“Quality Matters (QM) is a faculty-centered, peer review process that is designed to certify the quality of online and blended courses”
The QM rubric is a research-supported tool consisting of 8 general standards and 42 specific review standards in the HE Rubric that describe best practices in online course design. The QM process is designed to be continuous, collegial, and collaborative. The rubric and associated annotations are based on best practices that promote student learning and instructional design principles that are part of good design. The rubric is supported by a thorough review of the literature and is updated every three years to reflect new techniques and technologies that have become available.
The course review process involves a review of a course by a team of three trained, certified peer reviewers who are all experienced online faculty. This faculty driven process is intended to be diagnostic with the overall goal of course improvement. It does not involve pass/fail judgments but instead relies on the team members providing specific guidance for the course developer on what might be done to modify the course in order that it will eventually meet standards. There is a clear recognition throughout the process that there are many ways to meet each standard and that no course is perfect. For QM reviewed courses, the goal is to meet an 85% threshold in order to be certified as a quality course.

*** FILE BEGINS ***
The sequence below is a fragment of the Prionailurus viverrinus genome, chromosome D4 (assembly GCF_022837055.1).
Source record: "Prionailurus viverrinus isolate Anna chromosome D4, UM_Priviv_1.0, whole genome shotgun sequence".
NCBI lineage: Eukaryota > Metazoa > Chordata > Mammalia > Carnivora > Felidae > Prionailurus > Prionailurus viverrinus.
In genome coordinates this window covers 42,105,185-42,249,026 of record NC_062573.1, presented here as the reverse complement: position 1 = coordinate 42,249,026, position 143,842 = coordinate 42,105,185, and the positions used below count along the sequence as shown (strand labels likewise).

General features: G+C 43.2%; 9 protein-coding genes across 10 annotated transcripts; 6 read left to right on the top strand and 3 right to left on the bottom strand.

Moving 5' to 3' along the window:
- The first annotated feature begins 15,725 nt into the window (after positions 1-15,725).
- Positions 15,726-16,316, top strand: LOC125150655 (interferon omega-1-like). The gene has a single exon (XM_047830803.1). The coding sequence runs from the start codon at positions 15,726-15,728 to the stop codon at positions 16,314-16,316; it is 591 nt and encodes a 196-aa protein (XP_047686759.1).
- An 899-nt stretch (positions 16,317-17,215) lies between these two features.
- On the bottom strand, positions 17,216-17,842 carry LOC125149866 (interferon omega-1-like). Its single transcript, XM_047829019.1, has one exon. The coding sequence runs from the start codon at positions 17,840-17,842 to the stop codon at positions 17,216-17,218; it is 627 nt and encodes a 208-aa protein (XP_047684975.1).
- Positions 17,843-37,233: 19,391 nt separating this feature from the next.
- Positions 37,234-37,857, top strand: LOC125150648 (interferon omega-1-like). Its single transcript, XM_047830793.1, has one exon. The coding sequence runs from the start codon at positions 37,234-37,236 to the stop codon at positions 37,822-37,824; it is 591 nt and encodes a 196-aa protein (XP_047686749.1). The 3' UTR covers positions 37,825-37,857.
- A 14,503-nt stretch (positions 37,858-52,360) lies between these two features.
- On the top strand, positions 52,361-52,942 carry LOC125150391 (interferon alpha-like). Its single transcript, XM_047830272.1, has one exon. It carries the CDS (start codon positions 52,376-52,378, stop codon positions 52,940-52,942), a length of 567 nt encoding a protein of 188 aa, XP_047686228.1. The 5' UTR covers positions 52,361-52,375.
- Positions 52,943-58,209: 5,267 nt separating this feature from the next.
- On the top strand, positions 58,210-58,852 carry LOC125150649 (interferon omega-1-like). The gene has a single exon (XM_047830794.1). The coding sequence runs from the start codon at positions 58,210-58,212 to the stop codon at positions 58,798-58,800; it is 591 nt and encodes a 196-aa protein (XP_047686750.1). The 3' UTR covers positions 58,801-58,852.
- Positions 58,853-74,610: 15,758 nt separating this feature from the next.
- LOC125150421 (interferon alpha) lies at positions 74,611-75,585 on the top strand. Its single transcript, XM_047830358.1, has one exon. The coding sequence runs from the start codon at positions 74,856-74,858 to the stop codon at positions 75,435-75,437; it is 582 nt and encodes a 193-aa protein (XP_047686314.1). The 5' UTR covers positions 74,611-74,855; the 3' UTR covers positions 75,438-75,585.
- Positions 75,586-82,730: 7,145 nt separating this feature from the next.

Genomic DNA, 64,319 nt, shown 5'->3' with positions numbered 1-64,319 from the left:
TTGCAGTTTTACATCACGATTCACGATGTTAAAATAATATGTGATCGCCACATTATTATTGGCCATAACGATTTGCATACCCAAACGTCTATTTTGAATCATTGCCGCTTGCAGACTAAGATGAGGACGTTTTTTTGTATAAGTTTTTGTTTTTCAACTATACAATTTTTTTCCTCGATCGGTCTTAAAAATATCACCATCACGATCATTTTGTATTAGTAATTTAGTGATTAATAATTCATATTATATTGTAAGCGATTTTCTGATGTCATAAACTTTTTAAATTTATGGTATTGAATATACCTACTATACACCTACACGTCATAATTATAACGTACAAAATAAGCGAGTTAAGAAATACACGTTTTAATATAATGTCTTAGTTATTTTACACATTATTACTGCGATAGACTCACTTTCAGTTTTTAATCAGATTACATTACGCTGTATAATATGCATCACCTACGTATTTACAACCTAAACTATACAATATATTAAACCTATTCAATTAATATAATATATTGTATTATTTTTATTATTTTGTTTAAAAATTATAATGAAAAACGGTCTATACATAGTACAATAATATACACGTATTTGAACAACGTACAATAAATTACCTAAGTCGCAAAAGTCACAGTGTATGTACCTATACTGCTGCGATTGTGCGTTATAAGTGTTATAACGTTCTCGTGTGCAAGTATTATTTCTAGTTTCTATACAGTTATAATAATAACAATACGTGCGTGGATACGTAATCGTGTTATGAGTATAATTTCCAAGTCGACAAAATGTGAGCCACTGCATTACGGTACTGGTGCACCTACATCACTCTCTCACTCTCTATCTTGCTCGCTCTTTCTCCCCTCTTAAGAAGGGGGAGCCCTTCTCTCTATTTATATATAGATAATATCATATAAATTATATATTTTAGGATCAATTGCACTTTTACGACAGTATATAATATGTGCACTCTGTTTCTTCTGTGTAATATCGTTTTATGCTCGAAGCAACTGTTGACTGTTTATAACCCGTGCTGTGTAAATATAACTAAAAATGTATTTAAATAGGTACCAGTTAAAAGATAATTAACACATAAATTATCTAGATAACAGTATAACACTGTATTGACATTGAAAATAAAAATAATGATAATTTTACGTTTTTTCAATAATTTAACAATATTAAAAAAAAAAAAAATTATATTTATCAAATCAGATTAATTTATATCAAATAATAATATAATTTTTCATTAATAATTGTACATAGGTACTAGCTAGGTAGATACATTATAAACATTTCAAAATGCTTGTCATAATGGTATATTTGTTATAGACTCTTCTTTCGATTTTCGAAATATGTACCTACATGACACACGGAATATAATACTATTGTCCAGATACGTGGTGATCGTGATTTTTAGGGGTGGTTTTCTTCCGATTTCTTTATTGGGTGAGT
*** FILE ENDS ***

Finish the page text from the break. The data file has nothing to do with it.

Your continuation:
The Quality Matters process is designed to ensure that courses undergoing review will eventually meet expectations.
Focus on Course Design
Quality Matters focuses specifically on course design. There are many factors that play a part in a quality learning experience for students, but QM focuses only on course design. For example, an instructor may have included, as part of the design process, a series of discussion forums for interaction in the course. The course review process will take into account how those discussion forums align with the overall course objectives and assessment processes, will review the instructions for how students are expected to participate or how they will be graded, and will look at how the choice of this particular communication tool fits into the overall use and alignment of tools and media. The process does not take into account what actually occurs in the discussion forum in terms of student exchanges with the instructor, how often the instructor participates or what the instructor writes. Course design is the planning that goes into the course (ie. these discussion forums); course delivery is what happens with them once the course starts.